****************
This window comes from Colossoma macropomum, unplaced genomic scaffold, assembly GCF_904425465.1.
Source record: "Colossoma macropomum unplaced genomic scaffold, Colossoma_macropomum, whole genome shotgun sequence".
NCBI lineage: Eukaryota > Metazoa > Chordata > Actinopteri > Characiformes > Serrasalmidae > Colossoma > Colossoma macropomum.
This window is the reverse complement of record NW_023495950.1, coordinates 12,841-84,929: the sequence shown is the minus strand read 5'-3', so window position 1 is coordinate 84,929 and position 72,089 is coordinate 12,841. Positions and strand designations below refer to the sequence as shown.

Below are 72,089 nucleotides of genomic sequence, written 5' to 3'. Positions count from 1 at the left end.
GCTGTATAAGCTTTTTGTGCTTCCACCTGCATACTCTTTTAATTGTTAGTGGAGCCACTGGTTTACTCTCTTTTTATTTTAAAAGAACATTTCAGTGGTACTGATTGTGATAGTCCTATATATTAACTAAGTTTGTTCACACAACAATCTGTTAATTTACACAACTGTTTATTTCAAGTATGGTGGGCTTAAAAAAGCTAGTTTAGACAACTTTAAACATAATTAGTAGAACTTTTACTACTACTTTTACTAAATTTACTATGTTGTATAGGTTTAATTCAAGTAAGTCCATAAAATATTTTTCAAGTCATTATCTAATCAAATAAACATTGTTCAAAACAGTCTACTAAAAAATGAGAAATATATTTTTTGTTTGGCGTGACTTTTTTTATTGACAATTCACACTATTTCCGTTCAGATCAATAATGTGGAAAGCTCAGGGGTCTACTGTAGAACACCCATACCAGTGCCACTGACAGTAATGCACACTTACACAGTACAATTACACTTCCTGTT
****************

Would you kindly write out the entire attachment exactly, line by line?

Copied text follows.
This window comes from Colossoma macropomum, unplaced genomic scaffold, assembly GCF_904425465.1.
Source record: "Colossoma macropomum unplaced genomic scaffold, Colossoma_macropomum, whole genome shotgun sequence".
NCBI lineage: Eukaryota > Metazoa > Chordata > Actinopteri > Characiformes > Serrasalmidae > Colossoma > Colossoma macropomum.
This window is the reverse complement of record NW_023495950.1, coordinates 12,841-84,929: the sequence shown is the minus strand read 5'-3', so window position 1 is coordinate 84,929 and position 72,089 is coordinate 12,841. Positions and strand designations below refer to the sequence as shown.

Below are 72,089 nucleotides of genomic sequence, written 5' to 3'. Positions count from 1 at the left end.
GCTGTATAAGCTTTTTGTGCTTCCACCTGCATACTCTTTTAATTGTTAGTGGAGCCACTGGTTTACTCTCTTTTTATTTTAAAAGAACATTTCAGTGGTACTGATTGTGATAGTCCTATATATTAACTAAGTTTGTTCACACAACAATCTGTTAATTTACACAACTGTTTATTTCAAGTATGGTGGGCTTAAAAAAGCTAGTTTAGACAACTTTAAACATAATTAGTAGAACTTTTACTACTACTTTTACTAAATTTACTATGTTGTATAGGTTTAATTCAAGTAAGTCCATAAAATATTTTTCAAGTCATTATCTAATCAAATAAACATTGTTCAAAACAGTCTACTAAAAAATGAGAAATATATTTTTTGTTTGGCGTGACTTTTTTTATTGACAATTCACACTATTTCCGTTCAGATCAATAATGTGGAAAGCTCAGGGGTCTACTGTAGAACACCCATACCAGTGCCACTGACAGTAATGCACACTTACACAGTACAATTACACTTCCTGTT